The Hunt Museum is bringing “The Artefacts Project” to Limerick from 21 July to 11 September, giving visitors the chance to witness familiar objects from pre-colonial Ireland in a different light. The works in Lorcan Walshe’s “The Artefacts Project” were totally inspired by indigenous craft and early Irish religious treasures. Croziers, Missals, Bells and Shrines are transformed in this unique exhibition of paintings and drawings.
15 years after its debut at the National Museum of Ireland, The Artefacts Project is being revived and partially reworked following an increased awareness of the significance of Walshe’s work. His engagement with artefacts of the pre-colonial past in his search for artistic and cultural roots has been likened to the approach taken by Frida Kahlo in her revival of the pre-colonial.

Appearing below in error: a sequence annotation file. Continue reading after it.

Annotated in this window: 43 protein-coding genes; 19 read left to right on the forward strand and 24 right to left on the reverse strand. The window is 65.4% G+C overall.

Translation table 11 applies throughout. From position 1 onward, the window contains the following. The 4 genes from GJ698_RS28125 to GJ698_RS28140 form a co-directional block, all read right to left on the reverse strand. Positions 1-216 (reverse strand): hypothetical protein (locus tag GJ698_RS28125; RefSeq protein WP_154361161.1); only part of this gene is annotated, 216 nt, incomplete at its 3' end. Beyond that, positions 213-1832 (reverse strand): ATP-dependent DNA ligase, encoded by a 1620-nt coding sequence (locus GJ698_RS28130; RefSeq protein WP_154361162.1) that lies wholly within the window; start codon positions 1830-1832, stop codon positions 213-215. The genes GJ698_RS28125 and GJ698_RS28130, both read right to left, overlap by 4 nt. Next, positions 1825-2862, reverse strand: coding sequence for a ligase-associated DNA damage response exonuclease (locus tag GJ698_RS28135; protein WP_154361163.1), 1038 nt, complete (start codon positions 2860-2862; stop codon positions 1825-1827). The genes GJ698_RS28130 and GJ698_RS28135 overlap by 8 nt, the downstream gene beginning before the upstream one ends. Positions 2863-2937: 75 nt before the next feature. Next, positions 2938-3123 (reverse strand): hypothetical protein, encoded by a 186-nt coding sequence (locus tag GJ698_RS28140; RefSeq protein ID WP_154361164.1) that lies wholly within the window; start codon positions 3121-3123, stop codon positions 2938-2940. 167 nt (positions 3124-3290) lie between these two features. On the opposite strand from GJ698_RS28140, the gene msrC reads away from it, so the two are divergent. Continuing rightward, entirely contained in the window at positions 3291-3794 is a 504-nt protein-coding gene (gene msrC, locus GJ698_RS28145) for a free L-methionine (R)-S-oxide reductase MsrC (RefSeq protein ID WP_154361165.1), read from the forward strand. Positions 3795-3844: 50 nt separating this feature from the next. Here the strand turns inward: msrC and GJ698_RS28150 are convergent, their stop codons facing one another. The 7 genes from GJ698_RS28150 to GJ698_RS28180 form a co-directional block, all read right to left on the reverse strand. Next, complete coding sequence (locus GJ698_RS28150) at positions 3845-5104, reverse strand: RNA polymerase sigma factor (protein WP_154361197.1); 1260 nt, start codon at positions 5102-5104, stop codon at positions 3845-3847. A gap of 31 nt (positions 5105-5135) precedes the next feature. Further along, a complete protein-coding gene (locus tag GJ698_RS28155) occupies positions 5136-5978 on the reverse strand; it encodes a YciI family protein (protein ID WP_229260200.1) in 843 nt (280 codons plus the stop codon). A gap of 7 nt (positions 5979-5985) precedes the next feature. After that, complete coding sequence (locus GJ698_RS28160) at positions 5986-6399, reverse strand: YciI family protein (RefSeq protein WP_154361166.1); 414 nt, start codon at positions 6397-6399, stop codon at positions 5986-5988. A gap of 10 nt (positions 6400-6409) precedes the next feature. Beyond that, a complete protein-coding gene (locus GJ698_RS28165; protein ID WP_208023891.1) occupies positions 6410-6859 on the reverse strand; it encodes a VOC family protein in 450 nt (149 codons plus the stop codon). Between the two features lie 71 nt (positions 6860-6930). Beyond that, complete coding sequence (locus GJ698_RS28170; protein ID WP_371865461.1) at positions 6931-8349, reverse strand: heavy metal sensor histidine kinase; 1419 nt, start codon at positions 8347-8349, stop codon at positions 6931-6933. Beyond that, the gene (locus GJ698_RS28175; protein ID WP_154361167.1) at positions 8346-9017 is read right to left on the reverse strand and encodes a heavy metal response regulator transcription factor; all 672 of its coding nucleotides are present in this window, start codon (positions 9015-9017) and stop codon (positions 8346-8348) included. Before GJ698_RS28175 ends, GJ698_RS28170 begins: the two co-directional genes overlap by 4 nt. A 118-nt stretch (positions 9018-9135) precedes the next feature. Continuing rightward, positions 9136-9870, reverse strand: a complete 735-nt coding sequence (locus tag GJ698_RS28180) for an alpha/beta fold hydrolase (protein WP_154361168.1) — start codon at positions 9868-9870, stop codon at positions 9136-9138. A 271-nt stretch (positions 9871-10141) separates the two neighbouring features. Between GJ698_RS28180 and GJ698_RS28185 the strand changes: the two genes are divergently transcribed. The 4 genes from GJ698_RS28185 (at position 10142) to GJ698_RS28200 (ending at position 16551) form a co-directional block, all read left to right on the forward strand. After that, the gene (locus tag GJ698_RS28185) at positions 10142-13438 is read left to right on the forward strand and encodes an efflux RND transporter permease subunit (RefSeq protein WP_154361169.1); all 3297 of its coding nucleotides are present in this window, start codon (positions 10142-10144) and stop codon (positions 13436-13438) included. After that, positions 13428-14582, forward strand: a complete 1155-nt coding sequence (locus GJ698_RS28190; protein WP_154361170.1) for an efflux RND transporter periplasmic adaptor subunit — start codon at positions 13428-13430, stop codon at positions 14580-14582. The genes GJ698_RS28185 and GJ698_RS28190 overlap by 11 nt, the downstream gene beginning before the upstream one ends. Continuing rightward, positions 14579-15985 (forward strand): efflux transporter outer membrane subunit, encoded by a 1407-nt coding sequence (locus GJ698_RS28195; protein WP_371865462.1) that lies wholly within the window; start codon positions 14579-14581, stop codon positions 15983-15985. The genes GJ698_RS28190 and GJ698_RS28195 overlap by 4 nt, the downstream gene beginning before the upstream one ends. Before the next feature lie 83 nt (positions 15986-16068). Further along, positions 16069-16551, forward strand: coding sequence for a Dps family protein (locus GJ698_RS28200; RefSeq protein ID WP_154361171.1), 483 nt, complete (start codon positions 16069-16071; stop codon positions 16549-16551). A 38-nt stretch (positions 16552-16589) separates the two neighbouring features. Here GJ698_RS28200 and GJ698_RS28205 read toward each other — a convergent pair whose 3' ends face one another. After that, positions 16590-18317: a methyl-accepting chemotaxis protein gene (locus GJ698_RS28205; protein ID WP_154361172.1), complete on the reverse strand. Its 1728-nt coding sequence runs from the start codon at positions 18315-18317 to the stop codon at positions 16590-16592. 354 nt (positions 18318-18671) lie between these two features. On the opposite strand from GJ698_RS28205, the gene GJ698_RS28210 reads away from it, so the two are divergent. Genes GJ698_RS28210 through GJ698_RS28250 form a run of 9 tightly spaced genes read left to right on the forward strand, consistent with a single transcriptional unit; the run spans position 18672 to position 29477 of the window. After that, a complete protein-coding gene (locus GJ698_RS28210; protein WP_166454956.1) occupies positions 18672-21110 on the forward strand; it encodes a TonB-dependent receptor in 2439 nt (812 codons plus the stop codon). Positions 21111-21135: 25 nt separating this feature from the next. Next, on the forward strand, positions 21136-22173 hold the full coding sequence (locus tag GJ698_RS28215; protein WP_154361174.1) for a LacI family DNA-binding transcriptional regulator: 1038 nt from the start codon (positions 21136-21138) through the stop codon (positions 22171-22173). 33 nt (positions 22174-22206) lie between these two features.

Celtic craftsmanship in visual arts spread to all corners of medieval Christendom, but the traditions were subsumed into Christianity and Colonisation. Through The Artefacts Project, Lorcan Walshe investigates and interrogates the art of our past and in the act of translation, transforms the objects from one artistic form to another, creating beautiful contemporary art.
In the spirit of the past being always present, the Hunt Museum has placed its four Irish Bronze Handbells at the heart of the exhibition and enhanced how visitors experience them by using the sense of hearing. The Bells will tell the hour with the sounds of Limerick played through the sound formed by each bell. Visitors will also be able to play in and hear back their own voices creating new soundscapes to compliment the visual feast.
A number of the paintings and drawings in the exhibition will be for sale.
*Museum is closed on Mondays